(1903 - 1974)

The Olivebanks Galley

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Height: 48.26cm

Width: 63.5cm

Country: United Kingdom

Literature: Claude Muncaster, Rolling Round the Horn, London, 1933, illus.op.p.50.

Medium: Watercolour and chalks

Full Description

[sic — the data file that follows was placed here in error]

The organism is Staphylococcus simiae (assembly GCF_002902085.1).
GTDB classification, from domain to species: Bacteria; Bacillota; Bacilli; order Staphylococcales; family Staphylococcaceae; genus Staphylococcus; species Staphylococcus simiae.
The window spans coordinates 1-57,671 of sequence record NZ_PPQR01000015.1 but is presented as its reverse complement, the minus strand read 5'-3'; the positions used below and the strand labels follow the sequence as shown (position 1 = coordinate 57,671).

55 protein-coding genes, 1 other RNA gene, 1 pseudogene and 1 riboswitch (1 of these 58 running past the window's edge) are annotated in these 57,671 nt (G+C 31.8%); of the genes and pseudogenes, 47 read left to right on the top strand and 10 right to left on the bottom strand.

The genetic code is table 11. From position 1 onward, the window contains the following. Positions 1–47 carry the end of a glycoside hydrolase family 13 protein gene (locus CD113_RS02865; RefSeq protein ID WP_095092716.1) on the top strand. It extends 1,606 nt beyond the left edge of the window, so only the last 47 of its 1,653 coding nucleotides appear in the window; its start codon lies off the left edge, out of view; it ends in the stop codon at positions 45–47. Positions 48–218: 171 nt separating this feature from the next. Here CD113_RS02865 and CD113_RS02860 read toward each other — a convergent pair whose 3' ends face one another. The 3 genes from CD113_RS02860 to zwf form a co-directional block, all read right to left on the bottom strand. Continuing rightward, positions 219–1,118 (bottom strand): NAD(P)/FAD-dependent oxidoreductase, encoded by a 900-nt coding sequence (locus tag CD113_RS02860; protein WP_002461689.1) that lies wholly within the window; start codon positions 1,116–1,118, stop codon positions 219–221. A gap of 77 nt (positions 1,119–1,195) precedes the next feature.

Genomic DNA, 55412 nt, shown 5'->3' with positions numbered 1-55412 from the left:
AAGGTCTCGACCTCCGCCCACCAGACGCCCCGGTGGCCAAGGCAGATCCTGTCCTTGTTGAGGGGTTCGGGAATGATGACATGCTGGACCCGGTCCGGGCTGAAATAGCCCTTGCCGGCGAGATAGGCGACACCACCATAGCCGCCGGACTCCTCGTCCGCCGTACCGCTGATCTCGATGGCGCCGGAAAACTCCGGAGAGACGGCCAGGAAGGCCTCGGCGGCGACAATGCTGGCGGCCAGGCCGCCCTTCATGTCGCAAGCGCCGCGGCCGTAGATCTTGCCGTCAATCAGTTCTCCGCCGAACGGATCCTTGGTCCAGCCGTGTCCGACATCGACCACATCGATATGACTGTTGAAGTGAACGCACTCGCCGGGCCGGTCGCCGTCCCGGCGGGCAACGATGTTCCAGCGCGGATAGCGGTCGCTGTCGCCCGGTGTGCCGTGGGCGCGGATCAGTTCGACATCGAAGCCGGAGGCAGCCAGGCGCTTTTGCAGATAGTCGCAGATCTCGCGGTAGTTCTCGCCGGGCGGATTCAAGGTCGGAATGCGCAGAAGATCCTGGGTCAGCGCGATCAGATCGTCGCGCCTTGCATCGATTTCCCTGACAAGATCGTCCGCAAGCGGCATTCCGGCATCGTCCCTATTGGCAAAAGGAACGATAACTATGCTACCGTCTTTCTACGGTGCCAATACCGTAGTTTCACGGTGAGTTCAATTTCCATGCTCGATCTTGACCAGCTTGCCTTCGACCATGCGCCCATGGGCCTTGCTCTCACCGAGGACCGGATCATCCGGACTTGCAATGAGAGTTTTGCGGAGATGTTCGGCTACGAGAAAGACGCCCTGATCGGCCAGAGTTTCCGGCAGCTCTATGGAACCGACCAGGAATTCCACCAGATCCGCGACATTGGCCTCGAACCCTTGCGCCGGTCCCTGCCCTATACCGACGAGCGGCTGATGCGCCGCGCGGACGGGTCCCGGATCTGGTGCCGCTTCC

Claude Muncaster was born in West Chiltington, Sussex. Originally name Grahame Hall, he changed his name by deed-poll in order to avoid confusion with his father, the Royal Academician, Oliver Hall. He first came to notice with his views of London and the Docks, some of which were commissioned by City firms and exhibited at the Royal Academy. In 1925 his Demolition of Hays Wharf was purchased by the Tate Gallery and in the following year he was to hold his first one-man show at the Fine Art Society. In 1931 he was elected an Associate member of the Royal Society of Painters in Water-Colours, becoming a full member in 1936. From 1940-44 he served in the R.N.V.R. advising on camouflage and in 1946-7 he received a major commission to paint a series of watercolours of Royal residences. Particularly known for his marine subjects and views of the Sussex countryside, works by him are in a number of public collections. He lived in Pulborough, Sussex. In his account of the life on board Olivebank he described the difficulties of working in the galley: “”¦ I never envied the Cook, who, apart from being the butt of everyone’s derision, continually toiled under most adverse conditions. Having regard to the limited materials at his disposal, I consider he made a praiseworthy performance. If the soup lacked sugar or fruit, he could scarcely be blamed for having kept within his allowed ration: he had to manage as best he could. Often he would be working waist-deep in water, and just when he had got his fire nicely burning with the grub boiling, over would swoop an ugly sea into the galley, putting out fire, washing pots and pans on to the deck, and generally causing ruination. Many a man would have been discouraged for good, but time after time he would set to again, have the fire going once more, and then meet with a similar disaster; yet I cannot once remember that he failed to supply us with something hot that was not ready to the minute. Nominally, it was from 6 am to 8 pm that he worked: actually, the period was often longer. It was the same for him on Saturdays and Sundays, for men continued to be hungry and expected to be fed. If he was washed out during heavy weather, in the tropics his galley became such a furnace that he was all but roasted alive. That man certainly was less an idler than a hero. On him depended largely the temper of the crew, for however cold and miserable a sailor may be, let the cook supply something hot and the sailor becomes completely transformed.”� (Rolling Round the Horn, p.52-3)